Outdoor Safety: Avoiding Hypothermia and Frostbite

Let’s face it, Vermont is a cold place to live during the winter! Hypothermia and frostbite are both dangerous conditions that can happen to anyone at any time when exposed to extremely cold temperatures and not protected. Vermont may be cold, but the winter months can be some of the most fun and beautiful times to spend outdoors! Stay safe this winter by knowing the symptoms, risks, and how to prevent these conditions. Please note, in any case of hypothermia or frostbite, seek medical attention by a professional.

Hypothermia:

Hypothermia is caused by long exposure to very cold temperatures. When you are exposed to these temperatures, your body will lose heat faster than it can produce it. If your body temperature is too low, it can affect your brain making it hard to move or think, sometimes resulting in bad decision making as the person may not be aware they are suffering from the extream cold. Keep in mind, hypothermia doesn’t just happen in the winter. People exposed to cool temperatures or even temperatures above 40° can be at risk if they become chilled from sweat, rain, or submersion in cold water. Anyone is at risk of hypothermia, especially those with medical conditions (such as those on blood thinners), older adults, babies in cold rooms, and those that are outside and not properly equipped.

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Symptoms and Treatment: 

In adults, you tend to see uncontrollable shivering, signs of confusion or denial they are cold (sometimes they even say they are hot), exhaustion, drowsiness, and they may even have slurred speech. In very young children, signs are a bit different with bright red skin, skin that is cold to the touch, and exhibiting very low energy or acting lethargic. Hypothermia can be a medical emergency. For all ages, if you suspect hypothermia, get the person into a warm (not hot) room. Remove any wet clothes and warm the core body with blankets or towels. If conditions do not get better quickly, seek medical attention.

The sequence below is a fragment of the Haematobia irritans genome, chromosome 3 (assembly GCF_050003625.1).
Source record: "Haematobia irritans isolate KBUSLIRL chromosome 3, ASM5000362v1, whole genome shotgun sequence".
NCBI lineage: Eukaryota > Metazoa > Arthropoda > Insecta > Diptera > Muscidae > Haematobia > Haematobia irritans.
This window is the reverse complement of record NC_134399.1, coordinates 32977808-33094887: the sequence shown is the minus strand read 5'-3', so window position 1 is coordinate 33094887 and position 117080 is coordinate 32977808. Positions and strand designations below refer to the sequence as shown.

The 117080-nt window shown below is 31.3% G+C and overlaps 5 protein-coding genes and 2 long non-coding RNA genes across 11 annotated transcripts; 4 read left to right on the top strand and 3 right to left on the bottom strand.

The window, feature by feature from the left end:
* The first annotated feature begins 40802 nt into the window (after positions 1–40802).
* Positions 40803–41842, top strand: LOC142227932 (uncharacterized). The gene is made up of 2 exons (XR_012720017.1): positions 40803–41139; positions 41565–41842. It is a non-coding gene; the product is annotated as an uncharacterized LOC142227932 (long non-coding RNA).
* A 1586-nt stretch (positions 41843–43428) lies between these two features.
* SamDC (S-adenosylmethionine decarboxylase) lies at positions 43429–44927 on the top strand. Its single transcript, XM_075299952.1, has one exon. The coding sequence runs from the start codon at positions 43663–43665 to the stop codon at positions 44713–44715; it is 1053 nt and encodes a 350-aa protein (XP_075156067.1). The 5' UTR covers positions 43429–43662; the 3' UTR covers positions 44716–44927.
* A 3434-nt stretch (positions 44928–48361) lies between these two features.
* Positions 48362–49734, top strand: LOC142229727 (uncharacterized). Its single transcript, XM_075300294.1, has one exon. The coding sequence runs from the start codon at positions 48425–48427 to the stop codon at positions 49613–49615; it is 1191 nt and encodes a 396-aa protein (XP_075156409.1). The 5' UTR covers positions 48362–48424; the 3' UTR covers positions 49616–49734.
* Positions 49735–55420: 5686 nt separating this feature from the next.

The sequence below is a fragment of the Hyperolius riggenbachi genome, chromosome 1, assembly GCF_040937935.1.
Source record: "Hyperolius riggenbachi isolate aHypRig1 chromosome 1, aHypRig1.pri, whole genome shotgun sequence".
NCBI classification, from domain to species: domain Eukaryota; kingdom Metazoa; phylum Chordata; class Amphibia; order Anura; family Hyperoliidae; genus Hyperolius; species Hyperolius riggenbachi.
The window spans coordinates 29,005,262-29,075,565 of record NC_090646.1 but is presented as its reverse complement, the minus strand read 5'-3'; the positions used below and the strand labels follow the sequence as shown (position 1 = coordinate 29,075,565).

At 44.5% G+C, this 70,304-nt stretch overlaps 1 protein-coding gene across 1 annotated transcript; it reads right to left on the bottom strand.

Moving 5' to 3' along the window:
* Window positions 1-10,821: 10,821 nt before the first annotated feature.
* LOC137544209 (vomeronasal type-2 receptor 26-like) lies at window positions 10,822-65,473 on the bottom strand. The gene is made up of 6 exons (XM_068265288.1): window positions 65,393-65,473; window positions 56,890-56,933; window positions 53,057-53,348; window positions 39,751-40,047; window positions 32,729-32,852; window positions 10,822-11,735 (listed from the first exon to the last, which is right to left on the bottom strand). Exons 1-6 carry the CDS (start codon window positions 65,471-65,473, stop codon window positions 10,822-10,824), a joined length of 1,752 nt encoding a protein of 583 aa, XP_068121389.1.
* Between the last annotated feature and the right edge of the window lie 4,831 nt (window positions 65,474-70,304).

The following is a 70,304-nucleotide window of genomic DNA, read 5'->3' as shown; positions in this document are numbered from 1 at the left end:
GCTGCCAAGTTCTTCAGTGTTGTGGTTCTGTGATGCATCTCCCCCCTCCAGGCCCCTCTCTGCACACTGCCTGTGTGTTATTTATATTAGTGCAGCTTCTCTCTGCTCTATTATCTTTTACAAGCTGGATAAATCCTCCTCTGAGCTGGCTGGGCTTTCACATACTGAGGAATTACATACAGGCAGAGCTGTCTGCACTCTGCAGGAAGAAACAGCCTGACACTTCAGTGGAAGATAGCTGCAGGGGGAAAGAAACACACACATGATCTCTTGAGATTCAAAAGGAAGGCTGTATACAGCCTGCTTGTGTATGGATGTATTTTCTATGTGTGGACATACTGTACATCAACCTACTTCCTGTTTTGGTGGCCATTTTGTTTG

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Frostbite:

Frostbite is a physical injury caused by body elements being exposed to freezing temperatures. Body parts on the face such as your nose, ears, cheeks, chin and then other easily exposed body parts such as fingers and toes are the most common. Frostbite can lead to permanent damage and extream cases have been known to lead to amputation.

Symptoms and Treatment:

Often what you will notice first are redness and pain. If you notice this, get out of the elements immediately as frostbite may be starting. If you don’t get out of the elements, this can quickly lead to white or grayish/yellow skin that feels hard or waxy and becomes numb. If you are just red and in a little pain, see if warming up slowly solves those symptoms. If it has progressed to the more extream symptoms, seek medical help and get into a warm room as soon as possible. Do not rub the frostbitten area as this can cause more damage. You can use warm (not hot) water to gently begin to warm skin but don’t dismiss medical attention!

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Hypothermia and Frostbite Prevention:

  • Layer up, you should wear at least two or three layers when going out in the cold
  • Protect your face with a scarf or mask and don’t forget a hat
  • Keep your fingers and hands safe with mittens or gloves
  • Make sure you have the right size and weight coat and that it is water-resistant to keep you dry
  • Keep your feet warm and dry with appropriate socks and water-resistant boots

Winter can bring on some pretty harsh and grueling conditions. To avoid getting frostbite or hypothermia you should dress warmly stay out of extream weather conditions. If you are in need of warm weather clothing in the Rutland area, contact the following local resources: The NewStory Center and BROC. If your home has more chilly breezes than you would like and are hoping for help with keeping it cozy and efficient, consider an energy audit with the HEAT Squad and remember to be safe this winter!

 

Co-Author, Bailey Aines, part-time NWWVT employee.